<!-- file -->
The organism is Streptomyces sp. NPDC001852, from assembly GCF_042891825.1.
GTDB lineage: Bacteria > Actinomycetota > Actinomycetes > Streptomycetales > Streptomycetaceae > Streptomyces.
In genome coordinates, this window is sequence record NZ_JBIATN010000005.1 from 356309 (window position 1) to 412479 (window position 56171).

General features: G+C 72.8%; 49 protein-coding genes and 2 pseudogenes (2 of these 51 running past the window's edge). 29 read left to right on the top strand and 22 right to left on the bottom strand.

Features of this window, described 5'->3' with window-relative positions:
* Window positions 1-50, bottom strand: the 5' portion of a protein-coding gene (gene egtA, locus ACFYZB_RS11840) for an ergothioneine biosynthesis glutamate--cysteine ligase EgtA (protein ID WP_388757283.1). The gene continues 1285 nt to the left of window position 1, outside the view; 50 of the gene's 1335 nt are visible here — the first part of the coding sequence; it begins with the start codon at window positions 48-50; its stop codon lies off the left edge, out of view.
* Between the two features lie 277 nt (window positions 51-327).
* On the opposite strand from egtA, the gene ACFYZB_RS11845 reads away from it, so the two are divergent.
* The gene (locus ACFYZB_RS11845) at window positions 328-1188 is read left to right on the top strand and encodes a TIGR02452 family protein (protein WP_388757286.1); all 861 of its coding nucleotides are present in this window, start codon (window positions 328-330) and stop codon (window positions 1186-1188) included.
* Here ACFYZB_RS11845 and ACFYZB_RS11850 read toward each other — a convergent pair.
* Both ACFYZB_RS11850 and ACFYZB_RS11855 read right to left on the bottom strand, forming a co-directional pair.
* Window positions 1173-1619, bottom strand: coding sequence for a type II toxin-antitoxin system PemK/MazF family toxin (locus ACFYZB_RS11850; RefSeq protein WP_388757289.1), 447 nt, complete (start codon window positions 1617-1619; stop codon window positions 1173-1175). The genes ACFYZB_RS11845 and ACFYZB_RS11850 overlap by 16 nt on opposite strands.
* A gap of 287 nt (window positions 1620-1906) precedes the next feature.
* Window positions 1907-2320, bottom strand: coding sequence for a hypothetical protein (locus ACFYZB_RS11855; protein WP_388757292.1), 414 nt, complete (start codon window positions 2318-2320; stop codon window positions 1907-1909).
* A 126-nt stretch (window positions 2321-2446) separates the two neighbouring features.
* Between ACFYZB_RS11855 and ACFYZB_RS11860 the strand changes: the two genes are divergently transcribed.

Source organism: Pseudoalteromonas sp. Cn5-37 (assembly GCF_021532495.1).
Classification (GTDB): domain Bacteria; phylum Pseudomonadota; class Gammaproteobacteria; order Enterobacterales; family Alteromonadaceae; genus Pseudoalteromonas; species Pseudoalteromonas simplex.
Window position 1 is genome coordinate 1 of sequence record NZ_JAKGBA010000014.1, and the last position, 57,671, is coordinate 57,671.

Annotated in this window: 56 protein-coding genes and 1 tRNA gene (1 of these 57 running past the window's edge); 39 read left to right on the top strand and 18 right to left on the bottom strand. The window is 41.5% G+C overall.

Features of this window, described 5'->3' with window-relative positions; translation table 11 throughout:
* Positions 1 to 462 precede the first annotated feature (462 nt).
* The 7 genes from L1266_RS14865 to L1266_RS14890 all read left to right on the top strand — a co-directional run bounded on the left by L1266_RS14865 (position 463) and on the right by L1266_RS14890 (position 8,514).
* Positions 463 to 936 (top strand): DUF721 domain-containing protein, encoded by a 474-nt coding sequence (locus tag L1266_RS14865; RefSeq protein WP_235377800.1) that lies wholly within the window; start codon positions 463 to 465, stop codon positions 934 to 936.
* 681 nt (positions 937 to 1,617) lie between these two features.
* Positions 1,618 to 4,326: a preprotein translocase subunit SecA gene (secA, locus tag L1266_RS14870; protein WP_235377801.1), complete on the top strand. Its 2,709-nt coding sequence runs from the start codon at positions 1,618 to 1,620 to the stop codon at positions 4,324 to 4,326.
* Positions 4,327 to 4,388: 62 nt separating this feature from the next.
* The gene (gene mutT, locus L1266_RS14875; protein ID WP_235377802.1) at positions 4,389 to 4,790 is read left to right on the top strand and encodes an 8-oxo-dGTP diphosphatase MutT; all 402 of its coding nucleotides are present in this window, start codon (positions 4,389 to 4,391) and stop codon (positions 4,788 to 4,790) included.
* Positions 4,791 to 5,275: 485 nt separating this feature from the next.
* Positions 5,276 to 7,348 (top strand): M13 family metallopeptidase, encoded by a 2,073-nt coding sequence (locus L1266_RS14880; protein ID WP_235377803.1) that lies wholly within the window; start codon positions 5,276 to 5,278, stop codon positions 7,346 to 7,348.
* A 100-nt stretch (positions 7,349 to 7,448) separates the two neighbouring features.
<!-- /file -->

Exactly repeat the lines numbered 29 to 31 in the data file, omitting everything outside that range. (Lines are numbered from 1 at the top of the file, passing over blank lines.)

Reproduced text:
* Positions 4,791 to 5,275: 485 nt separating this feature from the next.
* Positions 5,276 to 7,348 (top strand): M13 family metallopeptidase, encoded by a 2,073-nt coding sequence (locus L1266_RS14880; protein ID WP_235377803.1) that lies wholly within the window; start codon positions 5,276 to 5,278, stop codon positions 7,346 to 7,348.
* A 100-nt stretch (positions 7,349 to 7,448) separates the two neighbouring features.